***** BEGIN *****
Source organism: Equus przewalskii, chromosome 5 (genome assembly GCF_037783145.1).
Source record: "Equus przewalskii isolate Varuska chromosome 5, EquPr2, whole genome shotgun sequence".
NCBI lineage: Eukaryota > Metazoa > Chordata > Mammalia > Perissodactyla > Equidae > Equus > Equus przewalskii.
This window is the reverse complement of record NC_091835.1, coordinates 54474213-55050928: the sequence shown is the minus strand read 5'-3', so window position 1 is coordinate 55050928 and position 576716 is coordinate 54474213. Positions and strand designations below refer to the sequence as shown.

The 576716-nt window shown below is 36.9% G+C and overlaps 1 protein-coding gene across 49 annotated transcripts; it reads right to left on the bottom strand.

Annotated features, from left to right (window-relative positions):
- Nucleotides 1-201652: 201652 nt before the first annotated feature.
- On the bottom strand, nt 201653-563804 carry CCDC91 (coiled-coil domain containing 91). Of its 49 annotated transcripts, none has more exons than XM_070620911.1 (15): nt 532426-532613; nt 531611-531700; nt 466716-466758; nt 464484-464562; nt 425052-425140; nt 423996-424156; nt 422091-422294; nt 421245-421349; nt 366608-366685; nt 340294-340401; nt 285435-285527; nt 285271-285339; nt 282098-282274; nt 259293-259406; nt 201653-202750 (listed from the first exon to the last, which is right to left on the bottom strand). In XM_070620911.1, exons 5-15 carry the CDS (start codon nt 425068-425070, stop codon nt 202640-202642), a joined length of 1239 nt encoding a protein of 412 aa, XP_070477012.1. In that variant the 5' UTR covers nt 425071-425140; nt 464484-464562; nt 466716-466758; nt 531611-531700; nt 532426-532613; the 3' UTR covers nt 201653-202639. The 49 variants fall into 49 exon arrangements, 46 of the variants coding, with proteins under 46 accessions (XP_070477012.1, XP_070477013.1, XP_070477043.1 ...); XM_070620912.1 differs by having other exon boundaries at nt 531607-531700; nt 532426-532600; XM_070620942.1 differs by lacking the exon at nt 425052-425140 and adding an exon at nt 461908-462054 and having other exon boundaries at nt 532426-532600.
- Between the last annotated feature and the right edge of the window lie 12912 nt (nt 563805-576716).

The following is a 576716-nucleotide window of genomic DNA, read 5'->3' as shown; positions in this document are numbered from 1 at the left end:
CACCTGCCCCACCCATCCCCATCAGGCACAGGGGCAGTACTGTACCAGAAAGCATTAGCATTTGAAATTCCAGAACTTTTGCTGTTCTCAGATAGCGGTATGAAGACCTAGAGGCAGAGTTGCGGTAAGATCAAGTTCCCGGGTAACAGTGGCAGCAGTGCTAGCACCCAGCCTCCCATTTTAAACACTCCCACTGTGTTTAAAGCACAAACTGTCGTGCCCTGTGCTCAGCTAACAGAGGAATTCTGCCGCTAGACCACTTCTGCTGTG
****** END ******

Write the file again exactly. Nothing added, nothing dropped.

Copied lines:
Source organism: Equus przewalskii, chromosome 5 (genome assembly GCF_037783145.1).
Source record: "Equus przewalskii isolate Varuska chromosome 5, EquPr2, whole genome shotgun sequence".
NCBI lineage: Eukaryota > Metazoa > Chordata > Mammalia > Perissodactyla > Equidae > Equus > Equus przewalskii.
This window is the reverse complement of record NC_091835.1, coordinates 54474213-55050928: the sequence shown is the minus strand read 5'-3', so window position 1 is coordinate 55050928 and position 576716 is coordinate 54474213. Positions and strand designations below refer to the sequence as shown.

The 576716-nt window shown below is 36.9% G+C and overlaps 1 protein-coding gene across 49 annotated transcripts; it reads right to left on the bottom strand.

Annotated features, from left to right (window-relative positions):
- Nucleotides 1-201652: 201652 nt before the first annotated feature.
- On the bottom strand, nt 201653-563804 carry CCDC91 (coiled-coil domain containing 91). Of its 49 annotated transcripts, none has more exons than XM_070620911.1 (15): nt 532426-532613; nt 531611-531700; nt 466716-466758; nt 464484-464562; nt 425052-425140; nt 423996-424156; nt 422091-422294; nt 421245-421349; nt 366608-366685; nt 340294-340401; nt 285435-285527; nt 285271-285339; nt 282098-282274; nt 259293-259406; nt 201653-202750 (listed from the first exon to the last, which is right to left on the bottom strand). In XM_070620911.1, exons 5-15 carry the CDS (start codon nt 425068-425070, stop codon nt 202640-202642), a joined length of 1239 nt encoding a protein of 412 aa, XP_070477012.1. In that variant the 5' UTR covers nt 425071-425140; nt 464484-464562; nt 466716-466758; nt 531611-531700; nt 532426-532613; the 3' UTR covers nt 201653-202639. The 49 variants fall into 49 exon arrangements, 46 of the variants coding, with proteins under 46 accessions (XP_070477012.1, XP_070477013.1, XP_070477043.1 ...); XM_070620912.1 differs by having other exon boundaries at nt 531607-531700; nt 532426-532600; XM_070620942.1 differs by lacking the exon at nt 425052-425140 and adding an exon at nt 461908-462054 and having other exon boundaries at nt 532426-532600.
- Between the last annotated feature and the right edge of the window lie 12912 nt (nt 563805-576716).

The following is a 576716-nucleotide window of genomic DNA, read 5'->3' as shown; positions in this document are numbered from 1 at the left end:
CACCTGCCCCACCCATCCCCATCAGGCACAGGGGCAGTACTGTACCAGAAAGCATTAGCATTTGAAATTCCAGAACTTTTGCTGTTCTCAGATAGCGGTATGAAGACCTAGAGGCAGAGTTGCGGTAAGATCAAGTTCCCGGGTAACAGTGGCAGCAGTGCTAGCACCCAGCCTCCCATTTTAAACACTCCCACTGTGTTTAAAGCACAAACTGTCGTGCCCTGTGCTCAGCTAACAGAGGAATTCTGCCGCTAGACCACTTCTGCTGTG